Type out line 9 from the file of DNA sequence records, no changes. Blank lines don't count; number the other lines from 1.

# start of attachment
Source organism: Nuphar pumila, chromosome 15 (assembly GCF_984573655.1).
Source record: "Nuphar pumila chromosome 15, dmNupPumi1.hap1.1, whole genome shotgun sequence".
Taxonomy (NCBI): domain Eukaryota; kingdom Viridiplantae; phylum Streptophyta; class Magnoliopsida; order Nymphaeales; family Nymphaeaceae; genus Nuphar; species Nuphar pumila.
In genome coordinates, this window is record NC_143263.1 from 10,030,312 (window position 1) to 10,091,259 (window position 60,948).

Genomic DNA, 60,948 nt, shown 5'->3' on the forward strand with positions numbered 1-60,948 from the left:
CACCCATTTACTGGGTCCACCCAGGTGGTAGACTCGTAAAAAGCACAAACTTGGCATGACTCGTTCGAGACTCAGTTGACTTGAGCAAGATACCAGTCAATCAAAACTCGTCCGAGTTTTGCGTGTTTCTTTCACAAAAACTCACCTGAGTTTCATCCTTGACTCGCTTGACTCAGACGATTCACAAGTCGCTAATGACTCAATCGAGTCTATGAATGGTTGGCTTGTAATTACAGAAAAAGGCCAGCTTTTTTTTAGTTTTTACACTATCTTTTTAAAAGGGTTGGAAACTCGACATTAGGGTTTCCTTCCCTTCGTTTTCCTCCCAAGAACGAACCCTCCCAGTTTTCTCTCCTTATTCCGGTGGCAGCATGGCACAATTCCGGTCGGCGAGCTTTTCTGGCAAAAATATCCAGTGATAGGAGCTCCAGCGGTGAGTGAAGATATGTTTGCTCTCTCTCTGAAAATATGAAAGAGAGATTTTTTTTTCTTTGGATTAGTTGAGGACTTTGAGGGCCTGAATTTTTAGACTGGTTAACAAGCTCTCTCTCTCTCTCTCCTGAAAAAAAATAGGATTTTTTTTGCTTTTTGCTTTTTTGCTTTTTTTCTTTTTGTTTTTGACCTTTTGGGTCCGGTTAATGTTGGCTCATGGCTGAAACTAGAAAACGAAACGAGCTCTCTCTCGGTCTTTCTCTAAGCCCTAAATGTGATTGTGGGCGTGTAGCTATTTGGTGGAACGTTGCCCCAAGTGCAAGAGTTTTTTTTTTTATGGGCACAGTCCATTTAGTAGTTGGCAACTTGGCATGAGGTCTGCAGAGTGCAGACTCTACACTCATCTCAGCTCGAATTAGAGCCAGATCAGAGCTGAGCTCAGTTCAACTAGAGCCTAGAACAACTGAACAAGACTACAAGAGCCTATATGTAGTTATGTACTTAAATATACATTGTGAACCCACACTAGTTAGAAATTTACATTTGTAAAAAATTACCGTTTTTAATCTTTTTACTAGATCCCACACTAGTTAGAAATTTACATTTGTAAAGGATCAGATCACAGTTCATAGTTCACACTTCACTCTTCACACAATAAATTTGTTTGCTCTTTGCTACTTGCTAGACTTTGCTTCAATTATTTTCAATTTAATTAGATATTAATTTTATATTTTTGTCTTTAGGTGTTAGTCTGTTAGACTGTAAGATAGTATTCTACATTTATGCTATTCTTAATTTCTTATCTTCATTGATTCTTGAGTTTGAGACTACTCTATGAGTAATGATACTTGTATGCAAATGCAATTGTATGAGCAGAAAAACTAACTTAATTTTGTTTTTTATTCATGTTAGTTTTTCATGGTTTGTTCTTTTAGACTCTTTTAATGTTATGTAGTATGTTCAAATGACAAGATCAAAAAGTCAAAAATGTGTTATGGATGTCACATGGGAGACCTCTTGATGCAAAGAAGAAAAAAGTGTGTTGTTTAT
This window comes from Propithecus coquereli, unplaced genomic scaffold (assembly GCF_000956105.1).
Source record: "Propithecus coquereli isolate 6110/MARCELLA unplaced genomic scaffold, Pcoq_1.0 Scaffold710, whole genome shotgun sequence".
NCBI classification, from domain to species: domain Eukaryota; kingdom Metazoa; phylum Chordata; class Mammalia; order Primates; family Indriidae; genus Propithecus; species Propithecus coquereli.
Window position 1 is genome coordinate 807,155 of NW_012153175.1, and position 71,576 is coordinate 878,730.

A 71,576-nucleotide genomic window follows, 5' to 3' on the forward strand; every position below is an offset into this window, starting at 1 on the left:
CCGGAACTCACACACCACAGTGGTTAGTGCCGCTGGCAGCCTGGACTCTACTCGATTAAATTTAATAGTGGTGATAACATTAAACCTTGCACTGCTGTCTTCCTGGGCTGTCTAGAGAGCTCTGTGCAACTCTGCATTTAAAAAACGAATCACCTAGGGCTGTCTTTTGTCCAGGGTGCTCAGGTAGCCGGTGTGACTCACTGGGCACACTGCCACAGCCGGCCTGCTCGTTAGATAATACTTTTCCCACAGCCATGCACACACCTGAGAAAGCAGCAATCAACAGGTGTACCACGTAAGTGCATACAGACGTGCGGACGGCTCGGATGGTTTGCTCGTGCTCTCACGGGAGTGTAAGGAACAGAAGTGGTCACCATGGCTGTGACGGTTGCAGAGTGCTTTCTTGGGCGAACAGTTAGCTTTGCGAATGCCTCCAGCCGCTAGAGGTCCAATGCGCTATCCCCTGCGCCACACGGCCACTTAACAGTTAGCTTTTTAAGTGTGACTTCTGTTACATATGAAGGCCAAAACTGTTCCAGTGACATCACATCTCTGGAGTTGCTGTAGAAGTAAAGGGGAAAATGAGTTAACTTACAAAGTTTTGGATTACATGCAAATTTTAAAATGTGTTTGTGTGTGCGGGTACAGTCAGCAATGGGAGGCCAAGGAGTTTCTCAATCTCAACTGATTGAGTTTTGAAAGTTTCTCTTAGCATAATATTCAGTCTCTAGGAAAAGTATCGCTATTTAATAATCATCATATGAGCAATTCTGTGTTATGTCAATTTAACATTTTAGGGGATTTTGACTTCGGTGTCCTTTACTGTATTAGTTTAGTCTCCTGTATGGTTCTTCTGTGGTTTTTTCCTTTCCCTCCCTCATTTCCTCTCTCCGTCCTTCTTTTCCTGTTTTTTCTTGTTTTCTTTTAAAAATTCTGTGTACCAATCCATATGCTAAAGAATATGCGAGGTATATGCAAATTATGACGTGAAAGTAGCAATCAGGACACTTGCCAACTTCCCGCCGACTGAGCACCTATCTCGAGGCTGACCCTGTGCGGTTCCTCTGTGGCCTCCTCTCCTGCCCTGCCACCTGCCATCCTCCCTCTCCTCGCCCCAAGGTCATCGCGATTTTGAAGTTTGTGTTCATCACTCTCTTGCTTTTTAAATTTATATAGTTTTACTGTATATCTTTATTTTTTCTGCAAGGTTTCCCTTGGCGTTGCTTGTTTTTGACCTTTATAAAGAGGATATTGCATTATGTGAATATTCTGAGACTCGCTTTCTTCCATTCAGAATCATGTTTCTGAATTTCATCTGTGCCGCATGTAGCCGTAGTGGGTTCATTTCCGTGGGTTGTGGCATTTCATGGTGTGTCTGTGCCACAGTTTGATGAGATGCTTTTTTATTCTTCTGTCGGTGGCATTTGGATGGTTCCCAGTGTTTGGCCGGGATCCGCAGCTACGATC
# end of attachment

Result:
NCBI classification, from domain to species: domain Eukaryota; kingdom Metazoa; phylum Chordata; class Mammalia; order Primates; family Indriidae; genus Propithecus; species Propithecus coquereli.